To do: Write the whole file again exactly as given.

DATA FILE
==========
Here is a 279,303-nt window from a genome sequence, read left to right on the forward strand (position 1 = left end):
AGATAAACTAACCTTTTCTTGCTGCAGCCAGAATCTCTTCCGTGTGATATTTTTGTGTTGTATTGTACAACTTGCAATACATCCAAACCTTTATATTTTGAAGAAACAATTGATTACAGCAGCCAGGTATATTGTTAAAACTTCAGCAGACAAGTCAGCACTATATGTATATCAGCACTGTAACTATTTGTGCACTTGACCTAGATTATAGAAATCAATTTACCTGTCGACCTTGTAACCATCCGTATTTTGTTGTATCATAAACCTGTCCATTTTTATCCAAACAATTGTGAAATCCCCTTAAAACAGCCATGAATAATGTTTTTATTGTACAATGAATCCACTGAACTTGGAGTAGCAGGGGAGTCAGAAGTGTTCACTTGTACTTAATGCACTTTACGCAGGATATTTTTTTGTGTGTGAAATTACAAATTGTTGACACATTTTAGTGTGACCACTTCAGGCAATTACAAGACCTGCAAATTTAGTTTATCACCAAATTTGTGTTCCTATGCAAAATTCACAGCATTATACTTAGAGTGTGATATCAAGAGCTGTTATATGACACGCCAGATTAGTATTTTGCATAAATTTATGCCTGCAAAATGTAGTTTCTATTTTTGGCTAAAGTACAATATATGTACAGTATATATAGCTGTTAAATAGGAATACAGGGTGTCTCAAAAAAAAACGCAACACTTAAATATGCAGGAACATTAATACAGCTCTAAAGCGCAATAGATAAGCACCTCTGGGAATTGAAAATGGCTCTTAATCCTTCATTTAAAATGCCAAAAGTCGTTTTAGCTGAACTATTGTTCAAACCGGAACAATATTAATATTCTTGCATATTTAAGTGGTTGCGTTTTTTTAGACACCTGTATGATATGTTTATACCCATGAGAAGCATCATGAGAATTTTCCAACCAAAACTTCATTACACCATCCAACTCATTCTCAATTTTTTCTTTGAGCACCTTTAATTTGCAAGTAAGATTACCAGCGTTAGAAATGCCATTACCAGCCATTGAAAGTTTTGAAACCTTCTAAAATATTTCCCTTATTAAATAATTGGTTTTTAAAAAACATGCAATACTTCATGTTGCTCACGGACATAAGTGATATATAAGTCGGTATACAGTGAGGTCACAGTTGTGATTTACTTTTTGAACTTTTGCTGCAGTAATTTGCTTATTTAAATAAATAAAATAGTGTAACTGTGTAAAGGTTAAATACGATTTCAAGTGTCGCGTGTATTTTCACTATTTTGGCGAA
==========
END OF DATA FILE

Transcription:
Here is a 279,303-nt window from a genome sequence, read left to right on the forward strand (position 1 = left end):
AGATAAACTAACCTTTTCTTGCTGCAGCCAGAATCTCTTCCGTGTGATATTTTTGTGTTGTATTGTACAACTTGCAATACATCCAAACCTTTATATTTTGAAGAAACAATTGATTACAGCAGCCAGGTATATTGTTAAAACTTCAGCAGACAAGTCAGCACTATATGTATATCAGCACTGTAACTATTTGTGCACTTGACCTAGATTATAGAAATCAATTTACCTGTCGACCTTGTAACCATCCGTATTTTGTTGTATCATAAACCTGTCCATTTTTATCCAAACAATTGTGAAATCCCCTTAAAACAGCCATGAATAATGTTTTTATTGTACAATGAATCCACTGAACTTGGAGTAGCAGGGGAGTCAGAAGTGTTCACTTGTACTTAATGCACTTTACGCAGGATATTTTTTTGTGTGTGAAATTACAAATTGTTGACACATTTTAGTGTGACCACTTCAGGCAATTACAAGACCTGCAAATTTAGTTTATCACCAAATTTGTGTTCCTATGCAAAATTCACAGCATTATACTTAGAGTGTGATATCAAGAGCTGTTATATGACACGCCAGATTAGTATTTTGCATAAATTTATGCCTGCAAAATGTAGTTTCTATTTTTGGCTAAAGTACAATATATGTACAGTATATATAGCTGTTAAATAGGAATACAGGGTGTCTCAAAAAAAAACGCAACACTTAAATATGCAGGAACATTAATACAGCTCTAAAGCGCAATAGATAAGCACCTCTGGGAATTGAAAATGGCTCTTAATCCTTCATTTAAAATGCCAAAAGTCGTTTTAGCTGAACTATTGTTCAAACCGGAACAATATTAATATTCTTGCATATTTAAGTGGTTGCGTTTTTTTAGACACCTGTATGATATGTTTATACCCATGAGAAGCATCATGAGAATTTTCCAACCAAAACTTCATTACACCATCCAACTCATTCTCAATTTTTTCTTTGAGCACCTTTAATTTGCAAGTAAGATTACCAGCGTTAGAAATGCCATTACCAGCCATTGAAAGTTTTGAAACCTTCTAAAATATTTCCCTTATTAAATAATTGGTTTTTAAAAAACATGCAATACTTCATGTTGCTCACGGACATAAGTGATATATAAGTCGGTATACAGTGAGGTCACAGTTGTGATTTACTTTTTGAACTTTTGCTGCAGTAATTTGCTTATTTAAATAAATAAAATAGTGTAACTGTGTAAAGGTTAAATACGATTTCAAGTGTCGCGTGTATTTTCACTATTTTGGCGAA